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Charles A. Jaffe: How index funds fare as stock like GM's dies

The stock market and the economy certainly have people talking. They have my readers asking questions. Here are a few good ones about the fund world:

The stock market and the economy certainly have people talking. They have my readers asking questions. Here are a few good ones about the fund world:

From John in Seattle. I saw that General Motors is out of the Dow Jones [industrial average] and [Standard & Poor's] 500. Does that create a problem for my index funds? What happens when a big stock just drops off like this?

Answer. Bankruptcy is a deal-breaker for virtually every index there is, so GM didn't just fall out of the Dow and S&P, but is out of just about every index you can think of.

With that in mind, it must also be out of funds based on those indexes.

While investors typically think of index funds as "passive" investments that simply mirror the benchmark, there are plenty of times when index-fund managers get busy swapping out stocks that have fallen off for newcomers that have been added to the mix.

Some indexes, such as those run by Russell, go through a regular "reconstitution," where the keepers of the benchmark make changes to the holdings so that their index better reflects the current market. Stocks can also just fall off the index because of merger, bankruptcy, growth (too big for a small-cap index) or shrinkage (too small for a large-cap index); some indexes - such as the Dow and S&P - make immediate replacements when bankruptcy knocks a stock like GM off their list, others (like the Russell indexes) wait until they make semiannual changes.

For the most part - aside from the loss suffered during the stock's decline - it is a nonissue for index-fund shareholders. Their fund manager basically has "a reasonable amount of time" to unload shares. Some may have made the move once bankruptcy for GM appeared to be imminent and inevitable; some will try to eke out a few extra pennies if the stock bounces back on the Pink Sheets based on news about the company.

How smoothly managers unload their shares will help to determine how closely the index fund tracks its benchmark. Indexes have no trading costs, but index funds do; those expenses come off the top and are part of the friction that typically forces the fund to lag the return of its index.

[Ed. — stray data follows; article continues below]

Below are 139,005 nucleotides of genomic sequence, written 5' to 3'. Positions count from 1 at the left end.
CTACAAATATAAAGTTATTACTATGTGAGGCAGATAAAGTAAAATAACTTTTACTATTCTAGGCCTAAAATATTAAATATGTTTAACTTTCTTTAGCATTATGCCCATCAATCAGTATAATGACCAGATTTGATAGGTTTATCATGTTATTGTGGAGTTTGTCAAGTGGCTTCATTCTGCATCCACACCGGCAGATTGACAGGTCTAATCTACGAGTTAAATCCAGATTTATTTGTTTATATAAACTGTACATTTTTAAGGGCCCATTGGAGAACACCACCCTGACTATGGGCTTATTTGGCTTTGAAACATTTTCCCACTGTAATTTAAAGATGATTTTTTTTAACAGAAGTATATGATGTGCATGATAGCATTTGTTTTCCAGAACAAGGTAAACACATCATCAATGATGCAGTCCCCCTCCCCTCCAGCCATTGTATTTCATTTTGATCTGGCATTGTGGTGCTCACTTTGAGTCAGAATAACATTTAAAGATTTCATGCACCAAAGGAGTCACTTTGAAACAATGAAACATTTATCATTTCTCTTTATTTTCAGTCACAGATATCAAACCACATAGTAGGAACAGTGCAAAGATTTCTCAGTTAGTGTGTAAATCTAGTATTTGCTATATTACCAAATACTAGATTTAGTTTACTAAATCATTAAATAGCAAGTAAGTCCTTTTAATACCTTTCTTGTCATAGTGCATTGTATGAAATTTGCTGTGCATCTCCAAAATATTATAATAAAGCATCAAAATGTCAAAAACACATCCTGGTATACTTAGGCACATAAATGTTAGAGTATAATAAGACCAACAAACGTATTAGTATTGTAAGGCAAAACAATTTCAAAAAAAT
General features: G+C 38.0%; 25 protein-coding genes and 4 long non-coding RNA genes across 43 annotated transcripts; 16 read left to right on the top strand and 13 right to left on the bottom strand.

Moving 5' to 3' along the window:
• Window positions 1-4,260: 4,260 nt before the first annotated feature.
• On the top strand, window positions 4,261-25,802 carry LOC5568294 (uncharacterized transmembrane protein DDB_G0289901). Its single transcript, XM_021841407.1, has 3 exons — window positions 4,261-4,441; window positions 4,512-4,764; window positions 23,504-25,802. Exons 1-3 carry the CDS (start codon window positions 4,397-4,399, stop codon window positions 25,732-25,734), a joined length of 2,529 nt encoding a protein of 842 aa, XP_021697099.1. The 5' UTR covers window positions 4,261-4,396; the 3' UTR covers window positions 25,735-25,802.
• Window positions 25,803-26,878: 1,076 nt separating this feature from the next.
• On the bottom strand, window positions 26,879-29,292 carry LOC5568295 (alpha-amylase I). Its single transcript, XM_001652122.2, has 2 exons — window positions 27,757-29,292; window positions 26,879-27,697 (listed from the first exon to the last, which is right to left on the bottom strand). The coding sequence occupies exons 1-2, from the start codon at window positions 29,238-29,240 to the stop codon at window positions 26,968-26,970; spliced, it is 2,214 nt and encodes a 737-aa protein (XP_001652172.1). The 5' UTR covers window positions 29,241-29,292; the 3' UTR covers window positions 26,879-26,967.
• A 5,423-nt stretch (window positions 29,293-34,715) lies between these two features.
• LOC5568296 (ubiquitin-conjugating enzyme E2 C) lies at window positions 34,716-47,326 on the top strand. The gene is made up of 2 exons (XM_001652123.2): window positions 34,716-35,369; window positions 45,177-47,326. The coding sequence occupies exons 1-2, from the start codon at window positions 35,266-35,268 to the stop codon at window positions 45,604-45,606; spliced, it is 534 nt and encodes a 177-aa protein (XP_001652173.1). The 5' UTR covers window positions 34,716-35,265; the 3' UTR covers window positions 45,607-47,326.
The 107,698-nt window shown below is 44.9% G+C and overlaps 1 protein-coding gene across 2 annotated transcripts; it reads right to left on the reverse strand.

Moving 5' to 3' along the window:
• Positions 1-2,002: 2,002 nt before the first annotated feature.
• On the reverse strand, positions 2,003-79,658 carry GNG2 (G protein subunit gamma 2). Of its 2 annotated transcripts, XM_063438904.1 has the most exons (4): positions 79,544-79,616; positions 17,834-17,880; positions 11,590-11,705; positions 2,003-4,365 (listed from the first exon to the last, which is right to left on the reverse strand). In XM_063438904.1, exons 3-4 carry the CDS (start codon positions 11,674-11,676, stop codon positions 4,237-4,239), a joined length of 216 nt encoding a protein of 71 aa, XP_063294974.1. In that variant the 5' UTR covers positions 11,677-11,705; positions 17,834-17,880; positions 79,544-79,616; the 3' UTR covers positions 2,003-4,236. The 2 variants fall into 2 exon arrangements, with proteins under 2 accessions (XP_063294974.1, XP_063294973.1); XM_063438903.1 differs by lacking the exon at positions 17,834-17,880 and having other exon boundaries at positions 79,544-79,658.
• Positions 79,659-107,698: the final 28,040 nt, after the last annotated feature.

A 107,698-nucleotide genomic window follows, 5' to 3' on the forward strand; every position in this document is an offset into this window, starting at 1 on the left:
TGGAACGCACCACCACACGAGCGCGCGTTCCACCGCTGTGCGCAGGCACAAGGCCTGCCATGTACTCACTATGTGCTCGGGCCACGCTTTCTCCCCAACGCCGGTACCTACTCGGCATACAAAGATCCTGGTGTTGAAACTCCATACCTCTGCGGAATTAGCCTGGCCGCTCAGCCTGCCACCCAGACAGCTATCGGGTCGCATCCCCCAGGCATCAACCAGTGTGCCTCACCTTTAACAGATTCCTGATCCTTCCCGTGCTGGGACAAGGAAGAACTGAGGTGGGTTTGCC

(The delisting of GM pushed it off indexes, but the process has been ongoing for a while. A decade ago, the stock was on the Russell Top 50, Top 200 and 1000 indexes; it dropped off the Top 50 in 2000 and fell out of the Top 200 in 2008 before falling out completely with its bankruptcy filing.)

Once GM emerges from the bankruptcy process, it may rejoin some indexes, but fund managers will not hold on to their current shares hoping to avoid transaction costs if there's a quick turnaround.

"There are too many uncertainties for the manager of an index fund to hold on," said Jason Hsu, chief investment officer of Research Affiliates, which develops fundamental indexes. "It most likely will come through bankruptcy as a new stock, with new shares, and the old shares will have no value, so while GM could come back to the indexes when it is out of bankruptcy, managers can't assume it will be the same GM."

From Mike in Memphis. GM has been sick for a long time, so why couldn't an index-fund manager have just gotten rid of it a long time ago? Their fund would have done better without it.

Answer. There is no question that a manager could "enhance" an index by getting rid of the dogs that make the cut. Had you cut the Standard & Poor's 500 down to the S&P 499 by eliminating General Motors in 2007 or 2008, there's no question that performance would have improved.

But that would be active management. You'd be adding a layer of active decision-making, which raises costs. And once you step onto that road, you're not just talking about one ill stock, but you start wanting to weed out any investment that creates concern, and then judgment starts coming into play.

Active managers have a long record of struggling to beat their benchmarks, so even an "enhanced index fund" – which is mostly index with an active component thrown in – should be considered carefully. If you want active management, get a strategy you can believe in; if you want exposure to an index over time, buckle up on appropriate index funds and go along for the ride.